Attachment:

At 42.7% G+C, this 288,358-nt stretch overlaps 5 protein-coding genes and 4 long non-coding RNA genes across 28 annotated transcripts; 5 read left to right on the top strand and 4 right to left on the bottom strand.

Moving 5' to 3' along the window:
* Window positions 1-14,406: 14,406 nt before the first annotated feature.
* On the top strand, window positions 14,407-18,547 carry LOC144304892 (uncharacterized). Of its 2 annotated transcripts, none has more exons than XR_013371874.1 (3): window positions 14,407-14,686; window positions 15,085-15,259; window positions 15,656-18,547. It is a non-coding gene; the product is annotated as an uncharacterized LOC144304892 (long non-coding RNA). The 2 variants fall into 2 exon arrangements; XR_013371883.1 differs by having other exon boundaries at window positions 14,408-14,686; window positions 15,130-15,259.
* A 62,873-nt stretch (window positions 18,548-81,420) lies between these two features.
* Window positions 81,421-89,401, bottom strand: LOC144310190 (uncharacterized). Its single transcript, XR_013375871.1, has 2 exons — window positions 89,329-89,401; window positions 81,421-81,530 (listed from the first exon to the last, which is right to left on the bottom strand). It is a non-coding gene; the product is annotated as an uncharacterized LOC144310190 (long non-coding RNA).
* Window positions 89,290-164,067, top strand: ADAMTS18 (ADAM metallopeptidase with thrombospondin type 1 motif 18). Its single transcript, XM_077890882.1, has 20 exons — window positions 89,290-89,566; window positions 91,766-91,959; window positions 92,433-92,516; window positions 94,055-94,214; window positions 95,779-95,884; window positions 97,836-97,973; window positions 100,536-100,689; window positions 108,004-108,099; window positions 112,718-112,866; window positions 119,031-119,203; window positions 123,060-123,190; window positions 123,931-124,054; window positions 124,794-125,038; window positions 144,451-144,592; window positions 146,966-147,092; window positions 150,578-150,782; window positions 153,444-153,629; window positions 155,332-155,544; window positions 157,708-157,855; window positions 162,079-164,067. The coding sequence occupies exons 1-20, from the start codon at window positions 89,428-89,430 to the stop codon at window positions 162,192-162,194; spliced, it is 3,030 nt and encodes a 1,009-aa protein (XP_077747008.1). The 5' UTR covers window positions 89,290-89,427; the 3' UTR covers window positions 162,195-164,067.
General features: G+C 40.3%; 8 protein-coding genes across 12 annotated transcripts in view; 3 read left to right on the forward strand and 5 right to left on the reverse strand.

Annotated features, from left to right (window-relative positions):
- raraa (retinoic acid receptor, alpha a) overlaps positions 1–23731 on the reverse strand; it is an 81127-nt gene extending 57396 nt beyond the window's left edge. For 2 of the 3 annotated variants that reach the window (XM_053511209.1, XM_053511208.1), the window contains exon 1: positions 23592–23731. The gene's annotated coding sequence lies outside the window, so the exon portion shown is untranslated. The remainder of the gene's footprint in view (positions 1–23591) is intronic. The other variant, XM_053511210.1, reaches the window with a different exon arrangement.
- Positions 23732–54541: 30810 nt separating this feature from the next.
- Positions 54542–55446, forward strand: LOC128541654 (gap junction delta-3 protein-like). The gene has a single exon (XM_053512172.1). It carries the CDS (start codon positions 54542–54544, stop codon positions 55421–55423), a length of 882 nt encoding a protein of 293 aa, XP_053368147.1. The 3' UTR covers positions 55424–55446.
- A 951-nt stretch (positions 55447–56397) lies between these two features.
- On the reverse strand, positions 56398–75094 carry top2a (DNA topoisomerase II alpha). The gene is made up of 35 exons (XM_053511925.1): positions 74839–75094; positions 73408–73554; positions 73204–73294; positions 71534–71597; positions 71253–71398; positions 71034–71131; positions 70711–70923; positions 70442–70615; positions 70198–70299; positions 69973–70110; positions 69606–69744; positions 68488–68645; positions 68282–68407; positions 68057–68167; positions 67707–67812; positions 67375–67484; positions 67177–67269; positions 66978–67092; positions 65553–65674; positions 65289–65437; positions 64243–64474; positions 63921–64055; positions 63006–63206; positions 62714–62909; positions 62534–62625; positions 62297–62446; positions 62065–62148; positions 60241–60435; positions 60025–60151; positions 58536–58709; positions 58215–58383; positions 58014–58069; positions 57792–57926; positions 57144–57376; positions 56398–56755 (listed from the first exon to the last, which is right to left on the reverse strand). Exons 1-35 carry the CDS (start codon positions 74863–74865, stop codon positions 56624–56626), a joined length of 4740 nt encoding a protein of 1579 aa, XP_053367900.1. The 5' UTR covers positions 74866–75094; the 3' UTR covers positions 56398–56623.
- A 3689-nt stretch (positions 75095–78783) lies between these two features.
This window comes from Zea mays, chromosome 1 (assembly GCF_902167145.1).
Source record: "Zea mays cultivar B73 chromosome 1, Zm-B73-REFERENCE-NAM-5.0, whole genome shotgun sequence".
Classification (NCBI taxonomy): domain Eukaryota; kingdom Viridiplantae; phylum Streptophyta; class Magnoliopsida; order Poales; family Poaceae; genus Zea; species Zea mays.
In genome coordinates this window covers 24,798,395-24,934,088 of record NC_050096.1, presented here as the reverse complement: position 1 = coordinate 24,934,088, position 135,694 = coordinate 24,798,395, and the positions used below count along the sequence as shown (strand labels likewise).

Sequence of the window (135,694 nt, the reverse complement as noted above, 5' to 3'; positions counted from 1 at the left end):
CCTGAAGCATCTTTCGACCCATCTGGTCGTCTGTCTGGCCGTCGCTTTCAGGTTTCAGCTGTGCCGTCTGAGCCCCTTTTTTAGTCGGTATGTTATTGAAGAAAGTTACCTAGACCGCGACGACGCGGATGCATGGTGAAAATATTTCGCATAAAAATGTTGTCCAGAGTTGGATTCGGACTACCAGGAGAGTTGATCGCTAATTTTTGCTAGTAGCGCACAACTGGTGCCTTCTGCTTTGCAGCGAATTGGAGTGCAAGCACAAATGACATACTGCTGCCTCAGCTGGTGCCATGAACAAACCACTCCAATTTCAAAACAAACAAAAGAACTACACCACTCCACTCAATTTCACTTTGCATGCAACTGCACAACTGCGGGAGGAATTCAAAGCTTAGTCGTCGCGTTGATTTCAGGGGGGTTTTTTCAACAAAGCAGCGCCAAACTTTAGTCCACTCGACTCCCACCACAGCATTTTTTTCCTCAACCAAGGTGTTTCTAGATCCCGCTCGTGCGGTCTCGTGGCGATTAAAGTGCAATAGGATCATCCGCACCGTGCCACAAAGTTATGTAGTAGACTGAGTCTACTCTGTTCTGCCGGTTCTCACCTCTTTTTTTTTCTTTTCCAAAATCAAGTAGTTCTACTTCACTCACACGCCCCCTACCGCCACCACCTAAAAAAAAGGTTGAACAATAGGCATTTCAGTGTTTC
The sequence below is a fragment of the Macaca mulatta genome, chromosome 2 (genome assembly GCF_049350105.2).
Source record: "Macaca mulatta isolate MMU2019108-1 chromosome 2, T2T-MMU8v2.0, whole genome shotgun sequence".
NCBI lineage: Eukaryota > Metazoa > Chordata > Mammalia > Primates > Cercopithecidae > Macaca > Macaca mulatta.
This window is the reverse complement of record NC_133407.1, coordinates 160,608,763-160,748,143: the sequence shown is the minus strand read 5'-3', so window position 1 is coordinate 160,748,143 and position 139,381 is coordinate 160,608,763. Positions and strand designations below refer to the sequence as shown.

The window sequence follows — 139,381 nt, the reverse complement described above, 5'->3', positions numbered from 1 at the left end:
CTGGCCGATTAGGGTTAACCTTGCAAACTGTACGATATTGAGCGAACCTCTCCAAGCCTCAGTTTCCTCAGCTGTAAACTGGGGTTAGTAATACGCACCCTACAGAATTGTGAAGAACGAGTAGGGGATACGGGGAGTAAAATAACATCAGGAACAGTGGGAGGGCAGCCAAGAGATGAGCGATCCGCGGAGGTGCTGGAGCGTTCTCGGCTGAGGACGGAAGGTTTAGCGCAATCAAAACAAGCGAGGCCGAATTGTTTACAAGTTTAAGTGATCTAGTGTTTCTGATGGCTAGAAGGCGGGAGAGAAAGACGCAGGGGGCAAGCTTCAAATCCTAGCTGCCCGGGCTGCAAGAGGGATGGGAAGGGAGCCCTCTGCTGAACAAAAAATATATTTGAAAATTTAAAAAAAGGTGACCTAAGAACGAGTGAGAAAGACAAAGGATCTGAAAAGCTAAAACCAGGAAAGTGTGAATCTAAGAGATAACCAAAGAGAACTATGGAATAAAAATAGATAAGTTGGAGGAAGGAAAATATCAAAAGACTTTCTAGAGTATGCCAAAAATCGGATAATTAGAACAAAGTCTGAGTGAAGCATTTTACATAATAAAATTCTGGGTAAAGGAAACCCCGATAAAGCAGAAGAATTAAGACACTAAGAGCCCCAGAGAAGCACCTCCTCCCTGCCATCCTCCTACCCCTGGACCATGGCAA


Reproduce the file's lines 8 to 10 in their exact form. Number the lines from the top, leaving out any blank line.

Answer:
General features: G+C 40.3%; 8 protein-coding genes across 12 annotated transcripts in view; 3 read left to right on the forward strand and 5 right to left on the reverse strand.

Annotated features, from left to right (window-relative positions):
- raraa (retinoic acid receptor, alpha a) overlaps positions 1–23731 on the reverse strand; it is an 81127-nt gene extending 57396 nt beyond the window's left edge. For 2 of the 3 annotated variants that reach the window (XM_053511209.1, XM_053511208.1), the window contains exon 1: positions 23592–23731. The gene's annotated coding sequence lies outside the window, so the exon portion shown is untranslated. The remainder of the gene's footprint in view (positions 1–23591) is intronic. The other variant, XM_053511210.1, reaches the window with a different exon arrangement.